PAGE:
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Tyton Partners releases “School Disrupted,” a three-part series investigating the scale and scope of alternative education models and the future state of K-12 in the wake of COVID-19
Parent agency increased dramatically as the COVID-19 pandemic swept across the country during the last year. Without notice, households were forced to change behavior, schools to transform learning models, and parents and caregivers to adjust the role they play in their children’s education, according to the first in a three-part investigative series titled “School Disrupted,” which examines how households grappled with the impact of COVID-19 on K-12 learning models.
The longitudinal survey of 3,000 parents across the country was conducted by Tyton Partners in Fall 2020, with support from the Walton Family Foundation.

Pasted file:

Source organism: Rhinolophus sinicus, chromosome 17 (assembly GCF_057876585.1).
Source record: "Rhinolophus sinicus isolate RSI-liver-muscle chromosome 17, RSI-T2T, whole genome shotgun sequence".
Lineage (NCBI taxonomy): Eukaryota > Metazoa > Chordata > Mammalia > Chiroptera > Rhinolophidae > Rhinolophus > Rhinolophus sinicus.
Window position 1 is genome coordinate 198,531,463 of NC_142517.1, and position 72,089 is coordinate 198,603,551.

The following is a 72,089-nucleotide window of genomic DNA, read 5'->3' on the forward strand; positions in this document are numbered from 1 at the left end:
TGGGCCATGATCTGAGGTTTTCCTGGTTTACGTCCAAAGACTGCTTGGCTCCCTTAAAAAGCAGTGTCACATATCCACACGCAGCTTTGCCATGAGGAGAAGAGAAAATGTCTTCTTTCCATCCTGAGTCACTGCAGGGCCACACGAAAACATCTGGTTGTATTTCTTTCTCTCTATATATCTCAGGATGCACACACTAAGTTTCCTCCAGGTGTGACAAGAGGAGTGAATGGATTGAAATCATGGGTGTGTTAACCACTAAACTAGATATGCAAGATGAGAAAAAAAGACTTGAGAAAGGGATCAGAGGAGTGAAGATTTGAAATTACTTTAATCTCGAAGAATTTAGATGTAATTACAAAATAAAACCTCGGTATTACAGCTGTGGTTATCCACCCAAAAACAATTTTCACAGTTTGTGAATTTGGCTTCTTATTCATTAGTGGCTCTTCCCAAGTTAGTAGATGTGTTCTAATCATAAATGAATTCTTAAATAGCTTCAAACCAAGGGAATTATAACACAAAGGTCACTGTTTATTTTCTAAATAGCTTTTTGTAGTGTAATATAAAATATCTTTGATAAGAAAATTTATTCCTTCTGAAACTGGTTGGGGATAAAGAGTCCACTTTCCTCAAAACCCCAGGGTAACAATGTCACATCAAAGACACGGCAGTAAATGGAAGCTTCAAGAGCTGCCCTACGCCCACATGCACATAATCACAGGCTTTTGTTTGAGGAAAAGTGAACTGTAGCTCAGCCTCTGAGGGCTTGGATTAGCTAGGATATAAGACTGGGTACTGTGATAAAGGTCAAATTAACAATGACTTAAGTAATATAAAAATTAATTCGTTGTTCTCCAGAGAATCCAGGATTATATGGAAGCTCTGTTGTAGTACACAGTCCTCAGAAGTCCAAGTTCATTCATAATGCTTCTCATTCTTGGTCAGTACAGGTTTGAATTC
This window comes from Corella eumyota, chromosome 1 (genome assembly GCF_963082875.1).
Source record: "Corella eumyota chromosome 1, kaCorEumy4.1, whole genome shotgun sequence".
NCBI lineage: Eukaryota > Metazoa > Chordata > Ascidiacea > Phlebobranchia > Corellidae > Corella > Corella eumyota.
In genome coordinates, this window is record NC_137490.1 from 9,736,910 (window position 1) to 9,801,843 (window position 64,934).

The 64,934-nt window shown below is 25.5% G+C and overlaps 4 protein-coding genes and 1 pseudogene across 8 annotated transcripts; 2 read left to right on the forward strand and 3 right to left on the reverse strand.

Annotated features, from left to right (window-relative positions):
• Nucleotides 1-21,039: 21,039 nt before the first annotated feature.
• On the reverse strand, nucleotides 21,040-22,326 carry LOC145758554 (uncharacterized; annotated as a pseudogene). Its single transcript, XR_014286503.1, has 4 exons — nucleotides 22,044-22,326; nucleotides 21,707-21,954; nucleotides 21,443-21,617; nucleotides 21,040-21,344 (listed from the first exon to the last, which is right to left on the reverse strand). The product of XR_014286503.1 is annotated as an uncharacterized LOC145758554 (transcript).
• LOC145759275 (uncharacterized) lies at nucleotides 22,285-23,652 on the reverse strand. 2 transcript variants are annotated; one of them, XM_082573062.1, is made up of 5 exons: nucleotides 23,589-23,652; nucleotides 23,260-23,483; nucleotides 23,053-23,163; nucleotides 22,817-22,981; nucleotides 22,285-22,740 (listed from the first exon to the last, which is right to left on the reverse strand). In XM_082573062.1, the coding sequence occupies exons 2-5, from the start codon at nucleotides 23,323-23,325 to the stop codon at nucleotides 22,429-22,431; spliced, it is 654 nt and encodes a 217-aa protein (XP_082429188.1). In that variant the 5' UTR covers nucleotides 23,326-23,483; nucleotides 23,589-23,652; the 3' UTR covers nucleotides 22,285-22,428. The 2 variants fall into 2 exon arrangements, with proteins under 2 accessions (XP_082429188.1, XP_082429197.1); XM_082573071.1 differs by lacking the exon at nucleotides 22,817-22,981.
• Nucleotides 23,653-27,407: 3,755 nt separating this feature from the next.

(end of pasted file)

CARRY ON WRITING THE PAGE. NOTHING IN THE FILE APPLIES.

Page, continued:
“The pandemic has drastically accelerated the scale and scope of alternative learning models in the K-12 ecosystem, such as learning pods, but awareness, access, and affordability remain big issues,” said Tanya Rosbash, Director at Tyton Partners.
Key takeaways from the first phase of the survey include:
“We hope our research will shine light on the impact of the pandemic on K-12 education, and what can be done to mitigate inequities resulting from the events of this past year, specifically how the K-12 ecosystem can continue to evolve to better serve all students,” noted Adam Newman, Tyton Partners Co-founder and Managing Partner.
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